Amanda Knox Needs America to Protect Her Now (VIDEO)

Amanda KnoxIt's hard not to look at Amanda Knox and feel conflicted. Just a day after an Italian court ruled her guilty in the death of roommate Meredith Kercher and sentenced her to more than 28 years in prison, the 26-year-old came out on Good Morning America to say she's not going back to Italy "willingly." I'll confess my first thought was, "darn right!" and an unofficial survey (aka a perusal of my Facebook feed) shows I'm in the majority in my support of Knox and her vow to fight extradition.

And yet ... I'm a law abiding citizen, a rule follower. Refusing to listen to the courts? Possibly becoming a fugitive from justice? Neither sits well with me, or with anyone I know.

So why is it that we're so willing to come out in support of Amanda Knox? When she's suggesting the very things we'd normally look down upon?

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Is it because we truly believe she's innocent? I tend toward that way, in no small part because a personal friend who did extensive investigation into the case, wrote The Fatal Gift of Beauty, one of the definitive books on Knox and one that makes a case for her innocence. 

But what about the rest of America? The folks who are screaming "go girl" without having done a full investigation or even reading a book about one?

Are we betraying our xenophobic nature as Americans, our tendency to believe our way is the right way and to dismiss much of what happens in the rest of the world?

After all, in our justice system, Knox never would have been tried again for a murder for which she was already cleared back in 2011. Double jeopardy protects American defendants from being tried again for the same charges same (or similar) charges following a legitimate acquittal or conviction.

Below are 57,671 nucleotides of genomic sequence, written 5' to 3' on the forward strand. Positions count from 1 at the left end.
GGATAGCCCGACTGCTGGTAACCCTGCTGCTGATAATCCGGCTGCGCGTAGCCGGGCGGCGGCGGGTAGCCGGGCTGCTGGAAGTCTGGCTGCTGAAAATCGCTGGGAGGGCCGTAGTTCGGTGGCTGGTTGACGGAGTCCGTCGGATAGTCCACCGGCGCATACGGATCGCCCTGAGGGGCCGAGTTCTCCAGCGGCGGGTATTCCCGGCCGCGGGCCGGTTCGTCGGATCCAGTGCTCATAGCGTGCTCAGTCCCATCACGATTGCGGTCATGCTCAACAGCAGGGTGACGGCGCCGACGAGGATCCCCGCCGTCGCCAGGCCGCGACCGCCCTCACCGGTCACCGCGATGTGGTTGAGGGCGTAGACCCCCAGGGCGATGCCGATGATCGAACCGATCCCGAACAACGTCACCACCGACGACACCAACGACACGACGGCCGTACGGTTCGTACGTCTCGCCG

Instead, the Seattle native sat here in the States and watched an Italian court convict her this week, repeating the nightmare that already locked her away in an Italian prison for nearly four years. Now she has to wait and find out whether Italy will ask for her to be extradited -- and whether the US government will acquiesce. As she told GMA.

I will never go willingly back to the place where … I’m going to fight this to the very end. It’s not right and it’s not fair.

Right.

Fair.

Very American words, aren't they?

We talk a lot about rightness and fairness in our justice system, a justice system we believe is superior to any other in the world. And maybe it is. I'll confess I don't know that much about other systems of justice, aside possibly from the British (gotta love the BBC). But I'll also confess that there's a mark of patriotism in the righteous indignation I feel over the Italians refusal to follow rules similar to our own, to go after a woman who was already acquitted of murder. Don't they know any better?

Yes, there is a bit of the condescending American that has come out in me -- and in many others, if they'll admit it.

There's also the part of me that always tends to support an underdog, and an American underdog at that, a part that supports someone with moxie ... because that is a quality we value here in the states. Amanda Knox is fighting back, and we are a nation of fighters, a nation that celebrates getting back up when you've been knocked down.

We can (and seemingly do) support her for all of that, and that groundswell of support could work to her advantage if (when?) Italy comes calling and the US government has to make a decision on whether to extradite her. Certainly public opinion will play a role here.

But we must recognize what that support means.

What the Italians did does not sit well with many Americans, but the fact remains that they've convicted Amanda Knox of murder. Again. And as we stand up for Knox, we must realize that we're also standing against the Italian court system, sending a message to an entire country that we simply have no respect for their justice system, for their rules.

What do you think of Amanda Knox? Do you support her? Why?

 


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Image via GMA

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